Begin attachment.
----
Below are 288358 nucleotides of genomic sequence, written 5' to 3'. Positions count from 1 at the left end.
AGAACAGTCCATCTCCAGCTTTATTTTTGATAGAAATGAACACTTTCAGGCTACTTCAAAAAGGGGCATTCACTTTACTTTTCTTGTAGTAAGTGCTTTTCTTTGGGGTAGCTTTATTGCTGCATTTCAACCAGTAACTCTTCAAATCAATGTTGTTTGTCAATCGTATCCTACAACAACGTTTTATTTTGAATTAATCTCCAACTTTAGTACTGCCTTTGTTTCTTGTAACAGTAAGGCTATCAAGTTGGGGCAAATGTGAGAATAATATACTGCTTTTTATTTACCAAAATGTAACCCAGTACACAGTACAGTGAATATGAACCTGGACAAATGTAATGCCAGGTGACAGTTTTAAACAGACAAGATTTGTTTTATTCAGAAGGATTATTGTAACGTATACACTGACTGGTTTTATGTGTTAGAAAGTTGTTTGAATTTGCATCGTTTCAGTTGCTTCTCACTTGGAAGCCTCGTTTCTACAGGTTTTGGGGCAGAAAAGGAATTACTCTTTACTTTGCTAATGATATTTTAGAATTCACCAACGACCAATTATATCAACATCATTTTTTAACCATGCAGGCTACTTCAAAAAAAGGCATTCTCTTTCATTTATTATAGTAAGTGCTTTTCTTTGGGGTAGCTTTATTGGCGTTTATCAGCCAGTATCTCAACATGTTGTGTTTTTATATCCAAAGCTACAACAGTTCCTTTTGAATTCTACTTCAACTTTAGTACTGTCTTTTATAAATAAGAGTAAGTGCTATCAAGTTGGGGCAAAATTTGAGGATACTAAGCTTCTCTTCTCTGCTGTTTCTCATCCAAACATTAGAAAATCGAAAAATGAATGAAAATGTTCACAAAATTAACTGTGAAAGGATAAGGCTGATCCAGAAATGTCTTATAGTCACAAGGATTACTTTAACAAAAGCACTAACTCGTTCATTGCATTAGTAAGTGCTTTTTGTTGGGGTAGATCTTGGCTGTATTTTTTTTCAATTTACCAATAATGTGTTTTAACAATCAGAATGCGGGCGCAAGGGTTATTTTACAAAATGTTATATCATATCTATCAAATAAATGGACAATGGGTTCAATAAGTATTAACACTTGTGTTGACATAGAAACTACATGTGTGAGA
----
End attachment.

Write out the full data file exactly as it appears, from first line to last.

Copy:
Below are 288358 nucleotides of genomic sequence, written 5' to 3'. Positions count from 1 at the left end.
AGAACAGTCCATCTCCAGCTTTATTTTTGATAGAAATGAACACTTTCAGGCTACTTCAAAAAGGGGCATTCACTTTACTTTTCTTGTAGTAAGTGCTTTTCTTTGGGGTAGCTTTATTGCTGCATTTCAACCAGTAACTCTTCAAATCAATGTTGTTTGTCAATCGTATCCTACAACAACGTTTTATTTTGAATTAATCTCCAACTTTAGTACTGCCTTTGTTTCTTGTAACAGTAAGGCTATCAAGTTGGGGCAAATGTGAGAATAATATACTGCTTTTTATTTACCAAAATGTAACCCAGTACACAGTACAGTGAATATGAACCTGGACAAATGTAATGCCAGGTGACAGTTTTAAACAGACAAGATTTGTTTTATTCAGAAGGATTATTGTAACGTATACACTGACTGGTTTTATGTGTTAGAAAGTTGTTTGAATTTGCATCGTTTCAGTTGCTTCTCACTTGGAAGCCTCGTTTCTACAGGTTTTGGGGCAGAAAAGGAATTACTCTTTACTTTGCTAATGATATTTTAGAATTCACCAACGACCAATTATATCAACATCATTTTTTAACCATGCAGGCTACTTCAAAAAAAGGCATTCTCTTTCATTTATTATAGTAAGTGCTTTTCTTTGGGGTAGCTTTATTGGCGTTTATCAGCCAGTATCTCAACATGTTGTGTTTTTATATCCAAAGCTACAACAGTTCCTTTTGAATTCTACTTCAACTTTAGTACTGTCTTTTATAAATAAGAGTAAGTGCTATCAAGTTGGGGCAAAATTTGAGGATACTAAGCTTCTCTTCTCTGCTGTTTCTCATCCAAACATTAGAAAATCGAAAAATGAATGAAAATGTTCACAAAATTAACTGTGAAAGGATAAGGCTGATCCAGAAATGTCTTATAGTCACAAGGATTACTTTAACAAAAGCACTAACTCGTTCATTGCATTAGTAAGTGCTTTTTGTTGGGGTAGATCTTGGCTGTATTTTTTTTCAATTTACCAATAATGTGTTTTAACAATCAGAATGCGGGCGCAAGGGTTATTTTACAAAATGTTATATCATATCTATCAAATAAATGGACAATGGGTTCAATAAGTATTAACACTTGTGTTGACATAGAAACTACATGTGTGAGA